If you anticipate receiving an inheritance, lawsuit settlement, or another windfall soon, you should think about waiting before you file for bankruptcy. Once you receive the money, you might no longer be bankrupt. If you are in this type of situation, you should talk to a bankruptcy attorney at the Shulman Law Office to learn about the options you might have.

Do not fail to file your income tax returns.

Under the IRS rules, you are required to file all of your tax returns for tax periods ending within four years of the date you file for Chapter 13 bankruptcy. If you haven’t filed all of your returns, you should go ahead and file any that are missing before you file for bankruptcy.

If you owe taxes, they can be included in your bankruptcy estate and repayment plan. The repayment plan can give you time to catch up on what is owed. Tax debts are priority debts, meaning they will not be discharged in bankruptcy. However, having up to five years to catch them up can be helpful. Even if you have returns from longer than four years ago that you have not filed, you should file them so that all tax debts can be included in your repayment plan. The statute of limitations for the IRS’s ability to collect on tax debts does not start running until an assessment is made. This means that the statute of limitations for collections will not begin running until you file any missing tax returns.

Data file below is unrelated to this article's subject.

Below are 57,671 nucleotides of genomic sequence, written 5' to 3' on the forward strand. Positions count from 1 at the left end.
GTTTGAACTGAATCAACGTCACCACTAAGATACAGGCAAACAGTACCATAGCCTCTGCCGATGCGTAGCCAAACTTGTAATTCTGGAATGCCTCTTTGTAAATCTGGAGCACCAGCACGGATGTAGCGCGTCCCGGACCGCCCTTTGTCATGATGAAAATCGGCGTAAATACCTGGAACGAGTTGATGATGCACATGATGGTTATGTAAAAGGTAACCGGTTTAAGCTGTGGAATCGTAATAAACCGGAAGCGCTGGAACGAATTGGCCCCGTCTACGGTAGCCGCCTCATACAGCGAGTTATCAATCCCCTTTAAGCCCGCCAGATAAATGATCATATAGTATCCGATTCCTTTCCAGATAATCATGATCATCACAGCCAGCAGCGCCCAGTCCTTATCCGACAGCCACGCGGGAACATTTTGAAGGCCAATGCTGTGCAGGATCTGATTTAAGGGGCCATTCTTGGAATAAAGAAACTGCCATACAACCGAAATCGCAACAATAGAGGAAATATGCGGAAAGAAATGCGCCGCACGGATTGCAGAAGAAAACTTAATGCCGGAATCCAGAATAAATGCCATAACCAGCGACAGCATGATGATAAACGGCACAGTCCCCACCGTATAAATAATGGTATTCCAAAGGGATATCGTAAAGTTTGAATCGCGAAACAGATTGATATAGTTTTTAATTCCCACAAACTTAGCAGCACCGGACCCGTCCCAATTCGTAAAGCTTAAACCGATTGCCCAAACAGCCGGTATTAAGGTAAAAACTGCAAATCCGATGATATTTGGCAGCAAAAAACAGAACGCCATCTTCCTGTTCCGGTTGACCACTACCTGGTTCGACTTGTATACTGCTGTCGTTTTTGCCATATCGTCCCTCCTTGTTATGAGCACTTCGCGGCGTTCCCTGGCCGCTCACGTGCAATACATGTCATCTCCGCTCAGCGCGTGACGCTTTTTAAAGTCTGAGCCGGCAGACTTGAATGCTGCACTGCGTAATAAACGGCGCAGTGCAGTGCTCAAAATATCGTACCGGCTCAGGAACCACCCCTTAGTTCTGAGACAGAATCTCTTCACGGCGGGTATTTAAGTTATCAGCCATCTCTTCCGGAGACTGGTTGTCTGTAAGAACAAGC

Get help from the Shulman Law Office

Deciding to file for Chapter 13 bankruptcy is a big decision. If you are thinking about filing for bankruptcy protection, you should speak to an experienced bankruptcy lawyer at the Shulman Law Office to learn about your options. We can review your case and explain the type of bankruptcy that might work the best for you and other potential options to resolve your debts. Schedule a free consultation by calling us at 408.297.3333.